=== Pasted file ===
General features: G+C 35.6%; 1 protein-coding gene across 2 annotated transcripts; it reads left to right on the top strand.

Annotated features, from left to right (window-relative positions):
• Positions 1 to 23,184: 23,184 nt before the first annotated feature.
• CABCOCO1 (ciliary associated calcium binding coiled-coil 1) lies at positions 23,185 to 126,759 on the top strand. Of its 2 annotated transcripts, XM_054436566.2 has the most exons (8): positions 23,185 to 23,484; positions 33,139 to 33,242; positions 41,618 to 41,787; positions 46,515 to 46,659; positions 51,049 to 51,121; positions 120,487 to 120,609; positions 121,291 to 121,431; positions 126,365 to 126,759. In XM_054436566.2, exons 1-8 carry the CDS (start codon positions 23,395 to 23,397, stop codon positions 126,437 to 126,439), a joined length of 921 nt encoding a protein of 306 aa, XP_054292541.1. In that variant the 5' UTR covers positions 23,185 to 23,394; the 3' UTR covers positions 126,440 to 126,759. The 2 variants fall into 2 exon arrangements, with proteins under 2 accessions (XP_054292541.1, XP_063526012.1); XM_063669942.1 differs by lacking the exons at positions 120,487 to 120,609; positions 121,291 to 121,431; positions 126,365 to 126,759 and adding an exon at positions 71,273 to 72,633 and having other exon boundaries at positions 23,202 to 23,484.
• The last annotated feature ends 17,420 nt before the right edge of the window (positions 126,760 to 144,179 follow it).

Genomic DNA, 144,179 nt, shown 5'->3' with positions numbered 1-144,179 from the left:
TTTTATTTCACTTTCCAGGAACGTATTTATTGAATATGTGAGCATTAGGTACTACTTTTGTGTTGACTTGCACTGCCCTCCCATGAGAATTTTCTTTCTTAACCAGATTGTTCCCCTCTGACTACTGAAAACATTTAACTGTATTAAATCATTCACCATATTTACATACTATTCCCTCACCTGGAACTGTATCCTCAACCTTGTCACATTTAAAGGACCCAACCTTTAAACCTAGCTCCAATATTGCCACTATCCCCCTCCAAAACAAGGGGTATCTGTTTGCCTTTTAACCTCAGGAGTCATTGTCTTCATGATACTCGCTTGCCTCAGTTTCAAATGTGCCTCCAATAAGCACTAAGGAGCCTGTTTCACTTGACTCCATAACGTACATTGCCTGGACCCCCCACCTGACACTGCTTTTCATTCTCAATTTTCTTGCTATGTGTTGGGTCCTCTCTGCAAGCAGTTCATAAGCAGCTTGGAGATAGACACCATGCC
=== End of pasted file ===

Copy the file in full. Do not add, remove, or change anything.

General features: G+C 35.6%; 1 protein-coding gene across 2 annotated transcripts; it reads left to right on the top strand.

Annotated features, from left to right (window-relative positions):
• Positions 1 to 23,184: 23,184 nt before the first annotated feature.
• CABCOCO1 (ciliary associated calcium binding coiled-coil 1) lies at positions 23,185 to 126,759 on the top strand. Of its 2 annotated transcripts, XM_054436566.2 has the most exons (8): positions 23,185 to 23,484; positions 33,139 to 33,242; positions 41,618 to 41,787; positions 46,515 to 46,659; positions 51,049 to 51,121; positions 120,487 to 120,609; positions 121,291 to 121,431; positions 126,365 to 126,759. In XM_054436566.2, exons 1-8 carry the CDS (start codon positions 23,395 to 23,397, stop codon positions 126,437 to 126,439), a joined length of 921 nt encoding a protein of 306 aa, XP_054292541.1. In that variant the 5' UTR covers positions 23,185 to 23,394; the 3' UTR covers positions 126,440 to 126,759. The 2 variants fall into 2 exon arrangements, with proteins under 2 accessions (XP_054292541.1, XP_063526012.1); XM_063669942.1 differs by lacking the exons at positions 120,487 to 120,609; positions 121,291 to 121,431; positions 126,365 to 126,759 and adding an exon at positions 71,273 to 72,633 and having other exon boundaries at positions 23,202 to 23,484.
• The last annotated feature ends 17,420 nt before the right edge of the window (positions 126,760 to 144,179 follow it).

Genomic DNA, 144,179 nt, shown 5'->3' with positions numbered 1-144,179 from the left:
TTTTATTTCACTTTCCAGGAACGTATTTATTGAATATGTGAGCATTAGGTACTACTTTTGTGTTGACTTGCACTGCCCTCCCATGAGAATTTTCTTTCTTAACCAGATTGTTCCCCTCTGACTACTGAAAACATTTAACTGTATTAAATCATTCACCATATTTACATACTATTCCCTCACCTGGAACTGTATCCTCAACCTTGTCACATTTAAAGGACCCAACCTTTAAACCTAGCTCCAATATTGCCACTATCCCCCTCCAAAACAAGGGGTATCTGTTTGCCTTTTAACCTCAGGAGTCATTGTCTTCATGATACTCGCTTGCCTCAGTTTCAAATGTGCCTCCAATAAGCACTAAGGAGCCTGTTTCACTTGACTCCATAACGTACATTGCCTGGACCCCCCACCTGACACTGCTTTTCATTCTCAATTTTCTTGCTATGTGTTGGGTCCTCTCTGCAAGCAGTTCATAAGCAGCTTGGAGATAGACACCATGCC